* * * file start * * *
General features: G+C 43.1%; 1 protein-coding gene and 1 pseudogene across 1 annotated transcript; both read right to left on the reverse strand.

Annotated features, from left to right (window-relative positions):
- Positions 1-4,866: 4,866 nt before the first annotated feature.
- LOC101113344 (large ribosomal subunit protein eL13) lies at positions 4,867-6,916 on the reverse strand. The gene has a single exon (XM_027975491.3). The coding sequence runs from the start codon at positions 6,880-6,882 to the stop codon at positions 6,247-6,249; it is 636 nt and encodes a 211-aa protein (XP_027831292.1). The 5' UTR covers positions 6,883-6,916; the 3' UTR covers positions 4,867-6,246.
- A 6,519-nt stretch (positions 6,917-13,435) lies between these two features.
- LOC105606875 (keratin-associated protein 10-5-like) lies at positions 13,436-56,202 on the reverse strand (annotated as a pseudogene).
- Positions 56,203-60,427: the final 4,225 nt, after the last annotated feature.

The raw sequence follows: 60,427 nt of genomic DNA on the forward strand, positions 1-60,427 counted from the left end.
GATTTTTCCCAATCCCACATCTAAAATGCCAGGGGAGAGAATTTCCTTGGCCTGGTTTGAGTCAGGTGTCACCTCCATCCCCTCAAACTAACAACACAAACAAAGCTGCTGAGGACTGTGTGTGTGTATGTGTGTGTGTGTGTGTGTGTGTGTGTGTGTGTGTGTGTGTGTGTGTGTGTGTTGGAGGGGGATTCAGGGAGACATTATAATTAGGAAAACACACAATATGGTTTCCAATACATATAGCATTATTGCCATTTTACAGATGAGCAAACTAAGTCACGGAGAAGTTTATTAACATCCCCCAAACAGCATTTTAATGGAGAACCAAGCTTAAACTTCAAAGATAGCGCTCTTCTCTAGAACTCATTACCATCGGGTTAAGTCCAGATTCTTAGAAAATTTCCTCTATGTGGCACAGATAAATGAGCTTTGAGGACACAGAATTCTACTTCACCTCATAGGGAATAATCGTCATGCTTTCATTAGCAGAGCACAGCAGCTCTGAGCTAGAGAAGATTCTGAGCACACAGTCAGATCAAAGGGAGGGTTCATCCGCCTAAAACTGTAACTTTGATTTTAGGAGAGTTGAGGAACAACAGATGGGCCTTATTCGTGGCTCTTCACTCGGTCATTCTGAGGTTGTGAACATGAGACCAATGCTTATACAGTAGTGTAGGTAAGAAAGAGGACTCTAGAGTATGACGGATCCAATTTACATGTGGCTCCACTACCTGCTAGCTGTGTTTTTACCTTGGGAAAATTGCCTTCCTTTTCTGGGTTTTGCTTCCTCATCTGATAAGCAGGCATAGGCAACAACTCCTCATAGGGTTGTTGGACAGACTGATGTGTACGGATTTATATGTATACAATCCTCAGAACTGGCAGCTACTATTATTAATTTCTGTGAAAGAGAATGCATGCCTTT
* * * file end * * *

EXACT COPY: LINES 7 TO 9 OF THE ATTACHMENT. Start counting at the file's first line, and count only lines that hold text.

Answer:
- Positions 56,203-60,427: the final 4,225 nt, after the last annotated feature.

The raw sequence follows: 60,427 nt of genomic DNA on the forward strand, positions 1-60,427 counted from the left end.
GATTTTTCCCAATCCCACATCTAAAATGCCAGGGGAGAGAATTTCCTTGGCCTGGTTTGAGTCAGGTGTCACCTCCATCCCCTCAAACTAACAACACAAACAAAGCTGCTGAGGACTGTGTGTGTGTATGTGTGTGTGTGTGTGTGTGTGTGTGTGTGTGTGTGTGTGTGTGTGTGTGTGTTGGAGGGGGATTCAGGGAGACATTATAATTAGGAAAACACACAATATGGTTTCCAATACATATAGCATTATTGCCATTTTACAGATGAGCAAACTAAGTCACGGAGAAGTTTATTAACATCCCCCAAACAGCATTTTAATGGAGAACCAAGCTTAAACTTCAAAGATAGCGCTCTTCTCTAGAACTCATTACCATCGGGTTAAGTCCAGATTCTTAGAAAATTTCCTCTATGTGGCACAGATAAATGAGCTTTGAGGACACAGAATTCTACTTCACCTCATAGGGAATAATCGTCATGCTTTCATTAGCAGAGCACAGCAGCTCTGAGCTAGAGAAGATTCTGAGCACACAGTCAGATCAAAGGGAGGGTTCATCCGCCTAAAACTGTAACTTTGATTTTAGGAGAGTTGAGGAACAACAGATGGGCCTTATTCGTGGCTCTTCACTCGGTCATTCTGAGGTTGTGAACATGAGACCAATGCTTATACAGTAGTGTAGGTAAGAAAGAGGACTCTAGAGTATGACGGATCCAATTTACATGTGGCTCCACTACCTGCTAGCTGTGTTTTTACCTTGGGAAAATTGCCTTCCTTTTCTGGGTTTTGCTTCCTCATCTGATAAGCAGGCATAGGCAACAACTCCTCATAGGGTTGTTGGACAGACTGATGTGTACGGATTTATATGTATACAATCCTCAGAACTGGCAGCTACTATTATTAATTTCTGTGAAAGAGAATGCATGCCTTT